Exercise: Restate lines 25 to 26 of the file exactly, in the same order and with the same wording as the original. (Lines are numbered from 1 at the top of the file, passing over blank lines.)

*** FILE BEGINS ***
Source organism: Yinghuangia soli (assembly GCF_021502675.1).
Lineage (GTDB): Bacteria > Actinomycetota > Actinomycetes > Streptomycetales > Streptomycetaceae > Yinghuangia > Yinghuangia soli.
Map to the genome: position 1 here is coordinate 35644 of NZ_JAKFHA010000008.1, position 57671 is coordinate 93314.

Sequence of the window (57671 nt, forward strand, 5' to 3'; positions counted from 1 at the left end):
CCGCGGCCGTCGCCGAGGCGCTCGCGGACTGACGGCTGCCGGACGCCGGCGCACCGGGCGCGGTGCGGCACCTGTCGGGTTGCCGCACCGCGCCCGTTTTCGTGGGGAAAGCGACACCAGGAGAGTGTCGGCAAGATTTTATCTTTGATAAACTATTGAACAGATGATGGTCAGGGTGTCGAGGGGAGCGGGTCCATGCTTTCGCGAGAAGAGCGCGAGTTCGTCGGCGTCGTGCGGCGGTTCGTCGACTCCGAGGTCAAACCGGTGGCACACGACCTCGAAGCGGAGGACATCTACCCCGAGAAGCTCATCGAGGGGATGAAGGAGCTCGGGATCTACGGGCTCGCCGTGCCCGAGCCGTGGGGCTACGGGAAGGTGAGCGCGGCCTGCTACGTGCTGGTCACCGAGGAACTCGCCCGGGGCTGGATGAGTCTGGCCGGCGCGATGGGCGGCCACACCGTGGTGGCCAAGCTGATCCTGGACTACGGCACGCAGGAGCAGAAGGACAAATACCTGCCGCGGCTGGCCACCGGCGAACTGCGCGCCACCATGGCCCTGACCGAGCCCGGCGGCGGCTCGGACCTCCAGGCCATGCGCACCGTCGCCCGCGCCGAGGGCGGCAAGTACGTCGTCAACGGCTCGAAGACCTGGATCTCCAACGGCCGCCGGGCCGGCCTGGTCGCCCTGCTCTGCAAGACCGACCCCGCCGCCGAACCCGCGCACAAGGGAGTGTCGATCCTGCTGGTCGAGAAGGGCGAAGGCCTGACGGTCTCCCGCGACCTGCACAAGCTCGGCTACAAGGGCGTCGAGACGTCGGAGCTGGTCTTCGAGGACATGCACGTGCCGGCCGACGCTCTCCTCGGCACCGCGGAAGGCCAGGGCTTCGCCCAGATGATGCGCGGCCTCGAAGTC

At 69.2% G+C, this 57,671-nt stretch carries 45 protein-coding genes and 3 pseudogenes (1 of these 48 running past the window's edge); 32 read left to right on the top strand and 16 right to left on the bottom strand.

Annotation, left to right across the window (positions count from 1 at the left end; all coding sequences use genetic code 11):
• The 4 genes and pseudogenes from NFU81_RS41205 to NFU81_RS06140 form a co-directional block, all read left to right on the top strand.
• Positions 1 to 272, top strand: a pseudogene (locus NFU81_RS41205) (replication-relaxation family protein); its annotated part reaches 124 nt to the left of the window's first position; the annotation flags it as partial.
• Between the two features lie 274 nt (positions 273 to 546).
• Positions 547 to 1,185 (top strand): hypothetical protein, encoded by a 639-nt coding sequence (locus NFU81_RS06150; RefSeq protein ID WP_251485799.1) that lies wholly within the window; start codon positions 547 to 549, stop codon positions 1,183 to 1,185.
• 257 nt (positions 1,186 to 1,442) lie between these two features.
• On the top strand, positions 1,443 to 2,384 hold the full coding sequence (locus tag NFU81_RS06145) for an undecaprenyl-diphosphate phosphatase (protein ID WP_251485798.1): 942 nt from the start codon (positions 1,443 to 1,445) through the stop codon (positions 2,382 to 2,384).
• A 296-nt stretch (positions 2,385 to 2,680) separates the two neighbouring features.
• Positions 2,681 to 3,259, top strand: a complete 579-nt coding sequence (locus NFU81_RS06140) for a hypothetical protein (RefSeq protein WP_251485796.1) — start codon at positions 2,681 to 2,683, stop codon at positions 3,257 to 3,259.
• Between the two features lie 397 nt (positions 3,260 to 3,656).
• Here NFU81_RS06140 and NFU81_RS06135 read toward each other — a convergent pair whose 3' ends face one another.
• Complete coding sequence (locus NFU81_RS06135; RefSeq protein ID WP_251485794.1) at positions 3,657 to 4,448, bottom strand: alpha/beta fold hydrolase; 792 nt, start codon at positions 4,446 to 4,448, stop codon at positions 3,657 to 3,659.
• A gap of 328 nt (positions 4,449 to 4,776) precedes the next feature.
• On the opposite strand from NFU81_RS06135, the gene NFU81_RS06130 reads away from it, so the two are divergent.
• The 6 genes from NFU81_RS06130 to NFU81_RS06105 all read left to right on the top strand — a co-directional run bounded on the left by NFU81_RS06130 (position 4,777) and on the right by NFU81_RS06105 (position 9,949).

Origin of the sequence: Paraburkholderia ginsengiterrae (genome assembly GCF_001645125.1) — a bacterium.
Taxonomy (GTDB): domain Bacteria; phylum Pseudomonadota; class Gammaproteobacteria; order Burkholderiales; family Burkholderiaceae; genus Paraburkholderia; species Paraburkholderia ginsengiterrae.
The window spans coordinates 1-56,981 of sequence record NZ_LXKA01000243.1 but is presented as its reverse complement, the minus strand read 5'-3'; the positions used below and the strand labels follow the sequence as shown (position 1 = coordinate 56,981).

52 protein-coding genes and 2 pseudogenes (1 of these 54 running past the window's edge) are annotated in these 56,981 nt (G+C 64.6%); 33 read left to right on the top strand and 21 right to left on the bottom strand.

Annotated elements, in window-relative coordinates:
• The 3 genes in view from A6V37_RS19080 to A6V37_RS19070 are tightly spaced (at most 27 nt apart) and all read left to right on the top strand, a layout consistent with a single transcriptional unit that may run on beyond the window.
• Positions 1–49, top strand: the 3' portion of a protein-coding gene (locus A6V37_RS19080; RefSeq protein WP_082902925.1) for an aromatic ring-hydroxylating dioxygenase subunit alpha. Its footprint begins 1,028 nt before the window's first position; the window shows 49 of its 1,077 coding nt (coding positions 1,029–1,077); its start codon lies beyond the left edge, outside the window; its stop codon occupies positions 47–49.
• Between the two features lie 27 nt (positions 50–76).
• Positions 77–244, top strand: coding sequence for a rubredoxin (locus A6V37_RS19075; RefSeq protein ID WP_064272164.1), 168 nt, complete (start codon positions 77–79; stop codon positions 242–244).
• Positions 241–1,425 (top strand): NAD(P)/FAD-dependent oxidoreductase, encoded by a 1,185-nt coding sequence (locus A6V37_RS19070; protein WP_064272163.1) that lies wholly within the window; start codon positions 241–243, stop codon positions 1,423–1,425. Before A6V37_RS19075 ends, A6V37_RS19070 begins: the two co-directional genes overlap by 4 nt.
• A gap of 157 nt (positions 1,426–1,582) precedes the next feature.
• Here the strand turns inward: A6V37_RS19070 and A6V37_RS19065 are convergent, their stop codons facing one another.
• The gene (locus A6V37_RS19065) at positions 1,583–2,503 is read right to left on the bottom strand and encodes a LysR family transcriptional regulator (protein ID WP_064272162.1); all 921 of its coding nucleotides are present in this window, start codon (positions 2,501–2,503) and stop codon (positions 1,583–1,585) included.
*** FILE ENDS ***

52 protein-coding genes and 2 pseudogenes (1 of these 54 running past the window's edge) are annotated in these 56,981 nt (G+C 64.6%); 33 read left to right on the top strand and 21 right to left on the bottom strand.

Annotated elements, in window-relative coordinates: